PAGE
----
A conservative will object to the above numbers on various grounds. First, they are arrived at by simply adding the jobs numbers for the months that a president held office. That’s admittedly imprecise. But there’s no precise way to measure when a president’s economic policies kick in. It’s also why I write above that 22 million jobs were created under Clinton, and not that Clinton created 22 million jobs. Phrased that way, it’s a fair measure to use. And besides, let’s put it this way: If the numbers were reversed, who thinks Republicans would be shy about touting them?

Conservatives will also note that these numbers conveniently omit Ronald Reagan. Adding him changes things a bit, but not that dramatically. Reagan had impressive jobs numbers, for example, second only to Clinton’s in recent history. But he roughly doubled Jimmy Carter’s deficit. And the stock market did less well under Reagan than under both Clinton and Obama. Besides, how many decades are Republicans allowed to dine out on Ronald Reagan? His presidency was an entirely different era; if Reagan were in his political prime today, neither he nor his economic ideas (he agreed to compromise tax increases several times) would be welcome in today’s GOP.

Finally, those on the right will point out that Trump’s numbers were solid before the pandemic. They were: About seven million jobs were created under Trump pre-pandemic. But that’s still about 1.3 million fewer than during the equivalent period of Obama’s second term.

So that’s job one. Why don’t Democratic House and Senate candidates tout these numbers? It’s my guess that most of them don’t even know them. The only time I’ve ever heard a high-profile Democrat talk along these lines was Bill Clinton at the 2012 convention. But even that was only five sentences. If they were a little more on the ball at the DNC, they’d make every Democratic candidate for federal office in the country memorize the above numbers.

Now to the second task. The group Unrig Our Economy did some interesting polling earlier this year. Its survey tested 11 different liberal economic messages and found that the two that were most effective, particularly when paired, were (1) the economy does best when the middle class does better (the basic idea of “middle-out” economics), and (2) the system is rigged for corporations and the wealthy.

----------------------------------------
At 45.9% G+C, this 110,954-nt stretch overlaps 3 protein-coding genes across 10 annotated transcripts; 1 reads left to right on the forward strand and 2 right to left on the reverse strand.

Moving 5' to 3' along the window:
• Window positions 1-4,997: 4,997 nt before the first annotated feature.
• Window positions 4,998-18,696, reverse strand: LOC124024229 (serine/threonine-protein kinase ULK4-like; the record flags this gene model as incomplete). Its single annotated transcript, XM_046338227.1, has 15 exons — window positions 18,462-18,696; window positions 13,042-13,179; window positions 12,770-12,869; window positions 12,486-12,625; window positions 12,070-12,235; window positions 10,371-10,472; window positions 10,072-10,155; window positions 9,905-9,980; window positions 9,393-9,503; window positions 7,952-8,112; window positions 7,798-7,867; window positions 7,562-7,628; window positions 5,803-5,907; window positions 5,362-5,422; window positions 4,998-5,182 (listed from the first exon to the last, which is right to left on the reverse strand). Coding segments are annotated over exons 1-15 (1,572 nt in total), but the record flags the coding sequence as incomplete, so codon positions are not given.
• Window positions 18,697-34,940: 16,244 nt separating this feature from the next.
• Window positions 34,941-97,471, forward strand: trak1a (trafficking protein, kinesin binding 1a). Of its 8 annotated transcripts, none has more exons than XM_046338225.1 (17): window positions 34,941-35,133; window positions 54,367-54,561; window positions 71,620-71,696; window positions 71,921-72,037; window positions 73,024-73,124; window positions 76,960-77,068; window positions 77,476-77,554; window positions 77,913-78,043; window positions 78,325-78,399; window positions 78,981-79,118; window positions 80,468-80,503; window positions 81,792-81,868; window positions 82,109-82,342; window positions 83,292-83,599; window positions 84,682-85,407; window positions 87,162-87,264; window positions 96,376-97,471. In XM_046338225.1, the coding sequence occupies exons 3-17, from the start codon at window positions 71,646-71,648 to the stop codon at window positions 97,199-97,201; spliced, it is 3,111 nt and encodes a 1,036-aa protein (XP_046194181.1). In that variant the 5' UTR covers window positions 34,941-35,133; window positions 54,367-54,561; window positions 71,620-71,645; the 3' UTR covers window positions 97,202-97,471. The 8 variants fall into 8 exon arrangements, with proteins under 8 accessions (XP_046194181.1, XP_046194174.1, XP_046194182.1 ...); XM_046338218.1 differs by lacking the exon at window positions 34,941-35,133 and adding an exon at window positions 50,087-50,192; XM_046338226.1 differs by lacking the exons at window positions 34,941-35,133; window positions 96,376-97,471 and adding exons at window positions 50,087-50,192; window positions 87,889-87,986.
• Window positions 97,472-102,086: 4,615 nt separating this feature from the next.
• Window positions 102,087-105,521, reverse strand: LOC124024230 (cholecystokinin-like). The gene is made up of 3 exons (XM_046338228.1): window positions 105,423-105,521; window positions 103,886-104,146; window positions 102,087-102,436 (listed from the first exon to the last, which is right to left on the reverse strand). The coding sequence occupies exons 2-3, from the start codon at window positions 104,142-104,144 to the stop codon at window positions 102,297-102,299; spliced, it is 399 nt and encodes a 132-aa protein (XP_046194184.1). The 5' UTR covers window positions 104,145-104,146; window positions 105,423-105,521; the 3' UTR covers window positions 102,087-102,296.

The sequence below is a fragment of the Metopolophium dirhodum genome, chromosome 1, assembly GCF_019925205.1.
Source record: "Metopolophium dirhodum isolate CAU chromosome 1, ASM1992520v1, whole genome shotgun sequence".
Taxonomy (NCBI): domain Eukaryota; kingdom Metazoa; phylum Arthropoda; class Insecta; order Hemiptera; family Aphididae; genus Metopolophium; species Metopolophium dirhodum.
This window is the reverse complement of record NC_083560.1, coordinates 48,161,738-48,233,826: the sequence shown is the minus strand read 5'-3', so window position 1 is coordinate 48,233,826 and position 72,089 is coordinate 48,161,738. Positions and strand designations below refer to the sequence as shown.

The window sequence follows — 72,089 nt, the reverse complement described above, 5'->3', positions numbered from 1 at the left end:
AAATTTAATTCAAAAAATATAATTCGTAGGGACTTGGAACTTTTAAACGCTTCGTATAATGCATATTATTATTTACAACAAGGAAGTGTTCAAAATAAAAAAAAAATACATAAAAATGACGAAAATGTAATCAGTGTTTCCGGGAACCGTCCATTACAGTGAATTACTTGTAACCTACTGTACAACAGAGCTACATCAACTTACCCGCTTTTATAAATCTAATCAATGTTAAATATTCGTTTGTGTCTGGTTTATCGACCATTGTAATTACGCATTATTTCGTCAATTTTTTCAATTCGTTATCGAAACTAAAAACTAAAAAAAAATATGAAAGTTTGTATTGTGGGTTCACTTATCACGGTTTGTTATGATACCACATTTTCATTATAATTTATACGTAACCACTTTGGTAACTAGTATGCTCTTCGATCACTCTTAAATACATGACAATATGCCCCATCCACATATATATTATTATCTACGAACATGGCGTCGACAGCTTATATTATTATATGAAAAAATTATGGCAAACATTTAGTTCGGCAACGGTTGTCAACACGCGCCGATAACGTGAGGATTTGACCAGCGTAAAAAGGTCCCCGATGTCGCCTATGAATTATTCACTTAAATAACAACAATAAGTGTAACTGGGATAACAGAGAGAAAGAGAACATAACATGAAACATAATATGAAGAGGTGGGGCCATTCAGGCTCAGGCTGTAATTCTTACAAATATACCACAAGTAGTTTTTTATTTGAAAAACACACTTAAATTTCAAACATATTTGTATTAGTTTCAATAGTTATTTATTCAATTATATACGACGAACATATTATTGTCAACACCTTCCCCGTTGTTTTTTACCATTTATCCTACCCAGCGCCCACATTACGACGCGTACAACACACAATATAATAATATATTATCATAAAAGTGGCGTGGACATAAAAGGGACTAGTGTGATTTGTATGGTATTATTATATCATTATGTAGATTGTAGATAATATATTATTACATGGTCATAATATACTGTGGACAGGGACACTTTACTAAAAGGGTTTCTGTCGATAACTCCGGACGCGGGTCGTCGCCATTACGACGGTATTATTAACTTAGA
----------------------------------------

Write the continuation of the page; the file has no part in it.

Democrats need to build their economic case around the middle class. That, also, is the point of my book, as it is the point of a decade’s worth of impressive intellectual spade work in liberal circles, which is the story I tell in the book. This may seem obvious, but Democrats actually have a lot of ground to make up here. As Unrig’s Sarah Baron told me recently, nearly as many respondents associated helping the middle class with Republicans as with Democrats, so “Democrats weren’t going to get credit for ‘middle-out.’”

As for the second part: This isn’t brain surgery. Getting people to listen to you and hear what you’re saying isn’t about just citing statistics. Even as striking as the above statistics are, people will forget them if they’re not surrounded by a narrative. That means telling stories. Democrats are lousy at telling stories. Why? One simple reason: They’re hesitant to name villains.

Stories need villains. Name me a Disney movie that doesn’t have a villain. You can’t. Republicans get the importance of this. They name villains all the time. It’s just about all they do: Nancy Pelosi (which helped lead to what happened last Friday), George Soros, transgender children, immigrants, you name it.

The Democrats’ villains ought to be clear enough. Corporations and the wealthy, sure, but … specific corporations and specific rich people. Naming real names packs a far stronger emotional punch. But most Democrats seem afraid to single out Novo Nordisk (the main maker of insulin) or Meta (Facebook) or Cargill (meat) or Jeff Zuckerberg or Peter Thiel or Elon Musk (maybe they’ll finally do that last one now that he’s openly embraced neofascism and irresponsibly speculative conspiracy theories about Paul Pelosi). I imagine it has a lot to do with campaign contributions, especially in the tech sector. This has to stop. It shouldn’t be hard for most politicians to go online and tell people Hey, I’ve quit taking tech money, can you please send me $10? I’m willing to bet they’ll raise more money as they unmuddy the waters about who they’re truly working for. They can’t be on the side of working people if they’re watching their words because of campaign contributions.

Third: Economics and democracy and freedom are all interrelated. This too is the topic of my book, and I’ve been gratified in these recent weeks to see more and more people (on MSNBC, say) talk about how the Democrats ought to be arguing that their economic ideas will strengthen democracy.

But they also have to emphasize freedom—and redefine it. The right’s definition of freedom is the unfettered free market, which has in fact devastated many erstwhile manufacturing towns in America, and the freedom to go shoot up a bunch of schoolchildren. The liberal definition of freedom needs to include women’s freedom over their bodily autonomy and the freedom of schoolchildren not to have to worry that they’ll be massacred in the classroom. But it has to be chiefly economic: Freedom means the freedom of people to reach their fullest human potential, pursue happiness, and lead lives of dignity and stability. That means giving them the tools to do so: free (or very affordable) community college, a safe place to put their kids while they take those night classes, a child tax credit, and so on.

So this is the plan: prove the case that they’ve been far better economic managers; tell a story with good guys and bad guys; tie their economic ideas to larger ideals Americans are taught to cherish from childhood. And Democrats should commit themselves to this task and look for opportunities to make their argument every day. No, there isn’t time to change the game by next Tuesday. But give it eight days and two years.